QUEBEC CITY, Quebec (Reuters) - Canada’s government, roundly criticized for not doing enough to protect its citizens abroad, on Tuesday took the unusual step of protesting to Mexico about the case of a Canadian woman who has been languishing in jail for two years without a trial.
Brenda Martin, arrested in early 2006 on charges of money laundering, is on suicide watch in Guadalajara. She insists she is innocent and loudly complains to visiting media and officials that Canada is not doing enough to help.
A spokesman for Foreign Minister Maxime Bernier said Canada had delivered a diplomatic note to Mexico expressing its unhappiness with the way the affair had been handled.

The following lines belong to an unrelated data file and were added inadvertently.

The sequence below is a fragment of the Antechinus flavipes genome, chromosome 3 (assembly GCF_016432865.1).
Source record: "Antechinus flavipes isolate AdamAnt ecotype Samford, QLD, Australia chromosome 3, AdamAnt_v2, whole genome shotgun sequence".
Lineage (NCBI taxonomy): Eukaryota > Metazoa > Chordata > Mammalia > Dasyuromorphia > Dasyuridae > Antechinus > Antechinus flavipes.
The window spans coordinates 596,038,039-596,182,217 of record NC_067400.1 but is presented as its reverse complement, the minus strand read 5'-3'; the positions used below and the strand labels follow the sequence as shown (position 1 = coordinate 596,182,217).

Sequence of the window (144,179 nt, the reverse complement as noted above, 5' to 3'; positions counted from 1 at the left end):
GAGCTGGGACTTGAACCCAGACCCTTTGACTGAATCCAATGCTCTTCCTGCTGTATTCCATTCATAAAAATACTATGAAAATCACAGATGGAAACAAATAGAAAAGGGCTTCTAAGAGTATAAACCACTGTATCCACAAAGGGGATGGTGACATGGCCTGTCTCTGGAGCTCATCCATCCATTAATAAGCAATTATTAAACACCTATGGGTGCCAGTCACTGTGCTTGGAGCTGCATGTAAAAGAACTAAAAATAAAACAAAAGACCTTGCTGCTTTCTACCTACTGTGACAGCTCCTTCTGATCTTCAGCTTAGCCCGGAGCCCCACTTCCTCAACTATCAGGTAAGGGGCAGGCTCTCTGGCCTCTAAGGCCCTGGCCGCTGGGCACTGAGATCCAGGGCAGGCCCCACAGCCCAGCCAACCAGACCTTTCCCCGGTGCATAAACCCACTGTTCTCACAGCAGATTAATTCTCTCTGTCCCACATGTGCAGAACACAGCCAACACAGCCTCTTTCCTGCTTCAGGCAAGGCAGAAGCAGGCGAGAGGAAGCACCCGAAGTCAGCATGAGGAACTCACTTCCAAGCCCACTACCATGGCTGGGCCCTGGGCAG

“The note reiterates Canada’s continued deep concern about the status and well-being of Ms. Martin in light of her lengthy imprisonment,” he said.
It also sought assurances that Mexican authorities had fairly treated Martin, who complained she had not been provided a translator during police interviews. Media reports say she shares a cell with up to eight other women, including a convicted murderer.
Opposition legislators say the minority Conservative government cares little for Canadians in trouble abroad. Ottawa is also under pressure to intervene in the case of a young man sentenced to death in Saudi Arabia earlier this month.
Reporting by David Ljunggren; editing by Mohammad Zargham